Conservation tools and strategies
Society’s most familiar approach to forest conservation has been to set aside no-harvest reserves. Even on private commercial forestlands, forests of exceptional conservation value are sometimes set aside, but they usually represent only a fraction of a percent of the land base. Strict reserves are much more common on public lands. Reserves where a high density of older forest attributes is maintained by limited harvesting probably have the widest appeal for public and private land managers.
Set-aside reserves can be integrated with other management approaches. In the Northeast, an ambitious forest conservation proposal for Massachusetts is known as “Wildlands and Woodlands.” It would put about 50% of Massachusetts’ 5 million acres into either “wildlands”—reserves with no harvesting—or working forest “woodlands” with sustainable harvesting. Forestry would be promoted and enhanced in the working forest areas and throughout local communities. About 10% of the 2.5 million acres in the program (about 5% of the state) would be allocated to wildlands destined to grow into older forest. This long-term vision won’t become reality overnight. It will be expensive because many landowners will require fair compensation, through the purchase of no-development easements on their land, to give up their future rights to convert their forestland into some other more lucrative land use. Nevertheless, this may be the scale of vision that our society needs to achieve true forest sustainability.
But forests are dynamic living organisms, and even a set-aside reserve can’t preserve an older forest intact like a prehistoric fly in amber. In the Pacific Northwest, for example, where current federal policies emphasize protecting older forests, about 80% of federal land is in reserves where exis¬ing old growth is protected from logging. These forests are constantly changing, and natural disturbances, fire suppression, invasive species, insect and disease outbreaks, forest succession, and global warming will continue to bring change. Even though the forests are protected, managers face many decisions about the compatibility of changes with their long-term goals and the need to take action when undesirable ones appear.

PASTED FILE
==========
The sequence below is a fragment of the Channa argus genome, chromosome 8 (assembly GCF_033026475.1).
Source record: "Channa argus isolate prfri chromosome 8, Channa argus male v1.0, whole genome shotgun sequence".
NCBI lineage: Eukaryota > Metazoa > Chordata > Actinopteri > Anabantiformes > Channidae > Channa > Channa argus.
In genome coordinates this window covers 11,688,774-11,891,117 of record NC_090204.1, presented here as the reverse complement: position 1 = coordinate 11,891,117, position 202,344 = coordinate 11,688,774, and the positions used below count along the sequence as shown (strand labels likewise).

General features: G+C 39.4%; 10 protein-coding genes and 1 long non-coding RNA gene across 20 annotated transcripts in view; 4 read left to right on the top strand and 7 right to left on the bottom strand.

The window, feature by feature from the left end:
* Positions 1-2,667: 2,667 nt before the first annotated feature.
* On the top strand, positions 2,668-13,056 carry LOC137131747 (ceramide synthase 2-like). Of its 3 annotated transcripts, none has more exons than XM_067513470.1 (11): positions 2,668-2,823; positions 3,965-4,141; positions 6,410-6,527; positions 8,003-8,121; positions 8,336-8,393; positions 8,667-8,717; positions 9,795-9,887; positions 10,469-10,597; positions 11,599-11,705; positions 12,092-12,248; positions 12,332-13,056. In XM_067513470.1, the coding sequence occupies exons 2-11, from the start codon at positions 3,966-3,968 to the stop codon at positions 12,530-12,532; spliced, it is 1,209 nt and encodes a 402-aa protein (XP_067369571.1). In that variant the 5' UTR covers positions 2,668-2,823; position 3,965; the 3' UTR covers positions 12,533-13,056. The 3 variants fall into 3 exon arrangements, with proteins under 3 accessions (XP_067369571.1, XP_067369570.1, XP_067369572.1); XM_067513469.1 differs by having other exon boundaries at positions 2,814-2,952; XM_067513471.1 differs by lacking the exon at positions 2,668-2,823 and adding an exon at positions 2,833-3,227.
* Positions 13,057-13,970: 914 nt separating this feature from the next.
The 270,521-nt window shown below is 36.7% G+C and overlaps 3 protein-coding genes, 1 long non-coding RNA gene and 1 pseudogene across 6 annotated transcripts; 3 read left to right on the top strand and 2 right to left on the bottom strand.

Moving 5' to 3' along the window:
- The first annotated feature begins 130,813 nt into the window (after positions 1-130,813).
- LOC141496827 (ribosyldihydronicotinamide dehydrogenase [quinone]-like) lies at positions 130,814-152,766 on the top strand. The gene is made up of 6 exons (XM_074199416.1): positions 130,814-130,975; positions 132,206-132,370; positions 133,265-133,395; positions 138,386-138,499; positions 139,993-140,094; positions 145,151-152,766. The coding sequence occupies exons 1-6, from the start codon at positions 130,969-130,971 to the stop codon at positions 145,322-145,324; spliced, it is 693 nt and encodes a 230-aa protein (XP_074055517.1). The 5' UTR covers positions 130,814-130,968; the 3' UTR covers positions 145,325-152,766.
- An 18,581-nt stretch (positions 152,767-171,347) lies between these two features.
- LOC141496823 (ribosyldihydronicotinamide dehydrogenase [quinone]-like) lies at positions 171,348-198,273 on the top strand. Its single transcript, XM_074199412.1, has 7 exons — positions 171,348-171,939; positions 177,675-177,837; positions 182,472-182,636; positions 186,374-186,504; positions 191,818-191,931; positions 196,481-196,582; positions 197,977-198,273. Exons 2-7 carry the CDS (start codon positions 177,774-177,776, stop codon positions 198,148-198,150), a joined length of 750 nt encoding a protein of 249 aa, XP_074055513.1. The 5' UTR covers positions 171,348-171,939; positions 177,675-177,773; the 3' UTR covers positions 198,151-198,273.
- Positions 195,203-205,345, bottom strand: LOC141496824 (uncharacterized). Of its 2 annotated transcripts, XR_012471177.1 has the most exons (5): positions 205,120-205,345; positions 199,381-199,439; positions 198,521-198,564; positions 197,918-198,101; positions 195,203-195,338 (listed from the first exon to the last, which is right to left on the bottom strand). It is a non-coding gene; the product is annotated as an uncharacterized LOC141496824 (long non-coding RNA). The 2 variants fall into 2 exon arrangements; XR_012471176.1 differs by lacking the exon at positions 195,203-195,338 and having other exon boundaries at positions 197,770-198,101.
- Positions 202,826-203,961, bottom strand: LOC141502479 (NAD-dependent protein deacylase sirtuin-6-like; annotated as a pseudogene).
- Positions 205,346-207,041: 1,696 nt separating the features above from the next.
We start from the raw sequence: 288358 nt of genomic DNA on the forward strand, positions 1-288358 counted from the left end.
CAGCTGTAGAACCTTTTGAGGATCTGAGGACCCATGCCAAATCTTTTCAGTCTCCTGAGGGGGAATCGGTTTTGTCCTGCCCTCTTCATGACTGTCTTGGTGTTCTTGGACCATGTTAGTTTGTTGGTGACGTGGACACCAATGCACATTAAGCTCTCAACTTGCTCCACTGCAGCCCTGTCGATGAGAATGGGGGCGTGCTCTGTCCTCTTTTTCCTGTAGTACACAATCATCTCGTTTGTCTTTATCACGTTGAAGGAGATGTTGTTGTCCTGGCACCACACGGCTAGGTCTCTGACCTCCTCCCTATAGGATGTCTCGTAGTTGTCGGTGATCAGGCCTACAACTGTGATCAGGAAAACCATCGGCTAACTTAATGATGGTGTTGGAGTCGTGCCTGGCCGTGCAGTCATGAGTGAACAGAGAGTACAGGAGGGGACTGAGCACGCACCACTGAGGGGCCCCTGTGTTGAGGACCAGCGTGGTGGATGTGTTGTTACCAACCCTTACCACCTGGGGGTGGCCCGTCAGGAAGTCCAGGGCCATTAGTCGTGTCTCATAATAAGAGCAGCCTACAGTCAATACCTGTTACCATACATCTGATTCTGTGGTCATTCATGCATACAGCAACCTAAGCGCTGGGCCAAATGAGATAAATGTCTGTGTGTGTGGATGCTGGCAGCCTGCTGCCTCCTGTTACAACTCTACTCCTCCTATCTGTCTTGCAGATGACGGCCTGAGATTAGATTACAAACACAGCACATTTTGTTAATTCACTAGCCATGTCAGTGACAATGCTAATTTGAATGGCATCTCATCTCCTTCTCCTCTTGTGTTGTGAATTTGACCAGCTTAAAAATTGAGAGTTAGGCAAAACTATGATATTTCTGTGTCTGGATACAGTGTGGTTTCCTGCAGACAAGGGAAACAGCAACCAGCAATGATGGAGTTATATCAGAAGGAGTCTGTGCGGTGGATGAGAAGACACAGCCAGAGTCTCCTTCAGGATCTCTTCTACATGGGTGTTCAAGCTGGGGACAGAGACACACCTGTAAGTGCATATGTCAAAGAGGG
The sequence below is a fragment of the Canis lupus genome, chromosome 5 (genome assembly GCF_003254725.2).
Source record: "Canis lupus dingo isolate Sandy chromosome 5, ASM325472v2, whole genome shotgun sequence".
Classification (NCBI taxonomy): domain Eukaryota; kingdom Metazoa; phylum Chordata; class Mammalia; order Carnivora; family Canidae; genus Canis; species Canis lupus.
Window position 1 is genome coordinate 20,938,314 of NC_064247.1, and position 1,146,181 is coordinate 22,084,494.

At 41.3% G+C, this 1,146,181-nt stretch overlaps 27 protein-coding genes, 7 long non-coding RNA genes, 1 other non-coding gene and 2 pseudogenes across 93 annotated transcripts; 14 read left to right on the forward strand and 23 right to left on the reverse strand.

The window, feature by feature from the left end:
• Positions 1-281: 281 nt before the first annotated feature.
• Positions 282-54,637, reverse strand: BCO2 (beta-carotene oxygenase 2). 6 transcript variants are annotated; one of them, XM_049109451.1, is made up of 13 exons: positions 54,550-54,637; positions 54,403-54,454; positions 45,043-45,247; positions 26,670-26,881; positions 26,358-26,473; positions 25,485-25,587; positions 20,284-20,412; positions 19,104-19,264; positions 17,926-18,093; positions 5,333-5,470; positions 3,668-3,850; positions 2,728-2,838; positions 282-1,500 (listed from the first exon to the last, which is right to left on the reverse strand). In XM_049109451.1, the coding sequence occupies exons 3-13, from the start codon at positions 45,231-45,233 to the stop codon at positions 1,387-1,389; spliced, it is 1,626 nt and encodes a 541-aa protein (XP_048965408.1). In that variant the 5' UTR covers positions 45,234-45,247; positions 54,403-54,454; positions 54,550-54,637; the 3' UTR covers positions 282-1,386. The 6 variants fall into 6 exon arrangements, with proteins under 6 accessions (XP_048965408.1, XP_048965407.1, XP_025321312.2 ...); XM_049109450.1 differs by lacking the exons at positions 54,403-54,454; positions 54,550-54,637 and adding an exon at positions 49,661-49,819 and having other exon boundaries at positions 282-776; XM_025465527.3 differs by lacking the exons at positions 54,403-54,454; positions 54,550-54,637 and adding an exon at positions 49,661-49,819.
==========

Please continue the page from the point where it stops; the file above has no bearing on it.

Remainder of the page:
Restoration, retention, and rotation length
In addition to reserves, potential conservation tools for older forests include restoration, retention, and rotation length. These tools are applicable primarily to lands where owners also seek some level of financial return from wood production.
Restoration provides the opportunity to promote long-lived tree species and to accelerate growth rates to produce older forest conditions sooner than they would have developed without management intervention. In most situations, restoration will cost the landowner in terms of lost revenue, as trees more than 100 years old generally are beyond the age of maximum commercial value. Moreover, promotion of large dead standing trees and fallen wood, which are more abundant in older forest, is not a typical goal for timber managers. Nevertheless, restoration is a tool that is an option for interested forest managers, and it may be of special interest to conservation forest owners such as the Nature Conservancy and the Appalachian Mountain Club.
Retention refers to leaving some trees standing during harvesting and allowing them to mature beyond the age of maximum commercial value. They can be selected to retain older-forest features such as large trees and old trees that host particular epiphytes (plants that grow upon another plant but don’t derive any nourishment from it). Retaining decadent or inferior quality trees often represents only a small opportunity cost to the landowner. Foresters and loggers must be knowledgeable about which trees make the best candidates for retention. Retention has become an increasingly popular management strategy for commercial forest landowners, but it’s not clear that old trees are always being targeted for retention or that retention represents a long-term strategy for providing older-forest features on commercially managed forests.